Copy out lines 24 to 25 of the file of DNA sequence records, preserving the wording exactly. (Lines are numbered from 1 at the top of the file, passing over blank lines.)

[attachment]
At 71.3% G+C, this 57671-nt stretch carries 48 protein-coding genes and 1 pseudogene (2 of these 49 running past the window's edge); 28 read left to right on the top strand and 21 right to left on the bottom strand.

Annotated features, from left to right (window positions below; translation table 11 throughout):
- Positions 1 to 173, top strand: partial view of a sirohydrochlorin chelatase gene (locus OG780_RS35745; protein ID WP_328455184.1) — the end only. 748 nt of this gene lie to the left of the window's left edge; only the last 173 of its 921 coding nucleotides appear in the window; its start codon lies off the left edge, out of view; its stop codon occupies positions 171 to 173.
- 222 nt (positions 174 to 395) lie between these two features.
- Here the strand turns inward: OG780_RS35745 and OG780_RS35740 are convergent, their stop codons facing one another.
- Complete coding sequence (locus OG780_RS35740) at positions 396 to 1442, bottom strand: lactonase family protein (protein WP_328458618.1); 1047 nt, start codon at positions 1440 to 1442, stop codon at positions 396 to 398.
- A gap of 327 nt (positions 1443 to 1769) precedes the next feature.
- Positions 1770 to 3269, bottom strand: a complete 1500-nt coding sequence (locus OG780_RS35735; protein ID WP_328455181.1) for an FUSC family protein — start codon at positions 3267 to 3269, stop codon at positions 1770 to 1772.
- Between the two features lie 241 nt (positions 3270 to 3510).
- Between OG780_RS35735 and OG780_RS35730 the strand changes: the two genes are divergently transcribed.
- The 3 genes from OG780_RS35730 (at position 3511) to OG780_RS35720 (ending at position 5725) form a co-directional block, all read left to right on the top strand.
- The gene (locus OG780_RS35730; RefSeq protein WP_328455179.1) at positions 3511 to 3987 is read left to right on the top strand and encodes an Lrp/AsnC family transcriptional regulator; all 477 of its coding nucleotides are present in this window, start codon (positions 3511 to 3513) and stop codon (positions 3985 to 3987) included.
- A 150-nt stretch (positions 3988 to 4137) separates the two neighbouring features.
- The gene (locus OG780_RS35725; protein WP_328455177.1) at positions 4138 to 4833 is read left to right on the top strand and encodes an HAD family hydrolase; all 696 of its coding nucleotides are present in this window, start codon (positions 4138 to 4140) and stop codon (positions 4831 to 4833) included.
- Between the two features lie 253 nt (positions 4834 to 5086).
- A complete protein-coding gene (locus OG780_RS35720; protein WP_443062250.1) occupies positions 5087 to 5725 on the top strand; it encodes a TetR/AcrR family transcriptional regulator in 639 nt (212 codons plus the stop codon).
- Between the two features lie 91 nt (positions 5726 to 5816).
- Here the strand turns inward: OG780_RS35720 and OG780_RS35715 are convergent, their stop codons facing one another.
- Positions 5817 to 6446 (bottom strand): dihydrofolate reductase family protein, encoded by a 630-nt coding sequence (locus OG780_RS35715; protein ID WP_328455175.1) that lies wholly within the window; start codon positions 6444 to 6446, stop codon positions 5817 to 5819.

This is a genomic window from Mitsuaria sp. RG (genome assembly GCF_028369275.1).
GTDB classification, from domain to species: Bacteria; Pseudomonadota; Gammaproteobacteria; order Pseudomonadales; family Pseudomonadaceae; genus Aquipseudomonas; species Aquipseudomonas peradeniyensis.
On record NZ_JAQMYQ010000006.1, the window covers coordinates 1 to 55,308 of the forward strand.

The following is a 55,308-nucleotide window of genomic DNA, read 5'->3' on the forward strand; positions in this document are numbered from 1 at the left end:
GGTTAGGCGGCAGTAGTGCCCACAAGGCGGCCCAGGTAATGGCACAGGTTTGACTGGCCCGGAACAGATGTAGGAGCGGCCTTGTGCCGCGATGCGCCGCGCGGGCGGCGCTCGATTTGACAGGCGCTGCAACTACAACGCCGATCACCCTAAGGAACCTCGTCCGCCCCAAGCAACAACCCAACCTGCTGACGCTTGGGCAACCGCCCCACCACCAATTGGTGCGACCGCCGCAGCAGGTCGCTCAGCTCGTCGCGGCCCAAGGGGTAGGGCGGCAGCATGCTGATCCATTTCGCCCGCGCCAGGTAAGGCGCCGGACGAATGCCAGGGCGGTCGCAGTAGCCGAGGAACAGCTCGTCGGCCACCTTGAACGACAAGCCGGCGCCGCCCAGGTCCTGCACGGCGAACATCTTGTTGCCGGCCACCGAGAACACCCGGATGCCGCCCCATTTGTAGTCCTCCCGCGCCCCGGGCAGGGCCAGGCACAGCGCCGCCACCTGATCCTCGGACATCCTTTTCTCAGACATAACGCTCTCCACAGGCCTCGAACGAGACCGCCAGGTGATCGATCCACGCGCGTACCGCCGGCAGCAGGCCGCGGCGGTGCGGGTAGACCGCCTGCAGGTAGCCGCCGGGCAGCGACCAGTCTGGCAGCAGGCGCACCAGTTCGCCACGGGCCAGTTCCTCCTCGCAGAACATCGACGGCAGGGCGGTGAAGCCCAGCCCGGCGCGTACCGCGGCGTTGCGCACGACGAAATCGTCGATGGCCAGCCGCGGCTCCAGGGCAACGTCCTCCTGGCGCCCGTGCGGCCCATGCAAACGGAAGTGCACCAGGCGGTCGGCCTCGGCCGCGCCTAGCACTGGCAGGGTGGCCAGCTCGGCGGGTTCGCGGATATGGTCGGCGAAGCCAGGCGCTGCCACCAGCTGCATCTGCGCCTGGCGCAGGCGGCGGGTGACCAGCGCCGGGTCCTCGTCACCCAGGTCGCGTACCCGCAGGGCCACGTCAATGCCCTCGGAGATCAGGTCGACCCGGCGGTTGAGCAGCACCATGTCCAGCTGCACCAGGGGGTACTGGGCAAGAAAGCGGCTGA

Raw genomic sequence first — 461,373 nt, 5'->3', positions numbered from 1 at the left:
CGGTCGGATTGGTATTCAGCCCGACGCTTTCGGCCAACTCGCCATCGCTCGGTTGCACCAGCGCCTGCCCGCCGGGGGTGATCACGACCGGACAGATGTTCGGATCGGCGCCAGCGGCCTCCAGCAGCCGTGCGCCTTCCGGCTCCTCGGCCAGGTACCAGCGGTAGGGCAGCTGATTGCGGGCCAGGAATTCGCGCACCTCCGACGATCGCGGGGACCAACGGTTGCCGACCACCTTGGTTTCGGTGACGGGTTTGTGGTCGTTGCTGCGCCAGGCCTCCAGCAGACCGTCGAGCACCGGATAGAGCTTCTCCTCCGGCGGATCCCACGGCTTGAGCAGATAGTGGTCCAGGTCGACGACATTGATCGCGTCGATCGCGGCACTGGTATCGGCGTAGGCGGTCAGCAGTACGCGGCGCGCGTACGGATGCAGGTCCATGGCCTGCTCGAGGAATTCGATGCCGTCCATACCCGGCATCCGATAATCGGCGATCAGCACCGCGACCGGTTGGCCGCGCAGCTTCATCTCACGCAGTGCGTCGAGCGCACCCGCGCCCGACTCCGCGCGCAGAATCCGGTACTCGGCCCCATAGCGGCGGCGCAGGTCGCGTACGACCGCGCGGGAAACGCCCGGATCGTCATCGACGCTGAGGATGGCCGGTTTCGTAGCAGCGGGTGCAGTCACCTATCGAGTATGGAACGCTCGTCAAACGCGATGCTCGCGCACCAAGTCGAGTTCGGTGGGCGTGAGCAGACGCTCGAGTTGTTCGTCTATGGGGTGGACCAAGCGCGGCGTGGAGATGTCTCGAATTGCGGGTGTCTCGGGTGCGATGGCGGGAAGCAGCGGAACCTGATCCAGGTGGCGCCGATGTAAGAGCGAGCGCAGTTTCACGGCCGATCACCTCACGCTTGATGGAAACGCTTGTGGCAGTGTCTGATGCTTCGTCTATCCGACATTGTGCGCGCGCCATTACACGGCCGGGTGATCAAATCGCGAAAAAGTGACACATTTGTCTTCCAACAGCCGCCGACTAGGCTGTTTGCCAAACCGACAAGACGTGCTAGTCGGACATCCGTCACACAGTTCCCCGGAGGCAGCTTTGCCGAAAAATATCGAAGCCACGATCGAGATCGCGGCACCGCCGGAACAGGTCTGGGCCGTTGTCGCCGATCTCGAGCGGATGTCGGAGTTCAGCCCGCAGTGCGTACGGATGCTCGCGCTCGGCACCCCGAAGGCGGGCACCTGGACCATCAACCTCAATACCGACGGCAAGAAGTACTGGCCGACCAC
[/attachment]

GGTTAGGCGGCAGTAGTGCCCACAAGGCGGCCCAGGTAATGGCACAGGTTTGACTGGCCCGGAACAGATGTAGGAGCGGCCTTGTGCCGCGATGCGCCGCGCGGGCGGCGCTCGATTTGACAGGCGCTGCAACTACAACGCCGATCACCCTAAGGAACCTCGTCCGCCCCAAGCAACAACCCAACCTGCTGACGCTTGGGCAACCGCCCCACCACCAATTGGTGCGACCGCCGCAGCAGGTCGCTCAGCTCGTCGCGGCCCAAGGGGTAGGGCGGCAGCATGCTGATCCATTTCGCCCGCGCCAGGTAAGGCGCCGGACGAATGCCAGGGCGGTCGCAGTAGCCGAGGAACAGCTCGTCGGCCACCTTGAACGACAAGCCGGCGCCGCCCAGGTCCTGCACGGCGAACATCTTGTTGCCGGCCACCGAGAACACCCGGATGCCGCCCCATTTGTAGTCCTCCCGCGCCCCGGGCAGGGCCAGGCACAGCGCCGCCACCTGATCCTCGGACATCCTTTTCTCAGACATAACGCTCTCCACAGGCCTCGAACGAGACCGCCAGGTGATCGATCCACGCGCGTACCGCCGGCAGCAGGCCGCGGCGGTGCGGGTAGACCGCCTGCAGGTAGCCGCCGGGCAGCGACCAGTCTGGCAGCAGGCGCACCAGTTCGCCACGGGCCAGTTCCTCCTCGCAGAACATCGACGGCAGGGCGGTGAAGCCCAGCCCGGCGCGTACCGCGGCGTTGCGCACGACGAAATCGTCGATGGCCAGCCGCGGCTCCAGGGCAACGTCCTCCTGGCGCCCGTGCGGCCCATGCAAACGGAAGTGCACCAGGCGGTCGGCCTCGGCCGCGCCTAGCACTGGCAGGGTGGCCAGCTCGGCGGGTTCGCGGATATGGTCGGCGAAGCCAGGCGCTGCCACCAGCTGCATCTGCGCCTGGCGCAGGCGGCGGGTGACCAGCGCCGGGTCCTCGTCACCCAGGTCGCGTACCCGCAGGGCCACGTCAATGCCCTCGGAGATCAGGTCGACCCGGCGGTTGAGCAGCACCATGTCCAGCTGCACCAGGGGGTACTGGGCAAGAAAGCGGCTGA

Raw genomic sequence first — 461,373 nt, 5'->3', positions numbered from 1 at the left: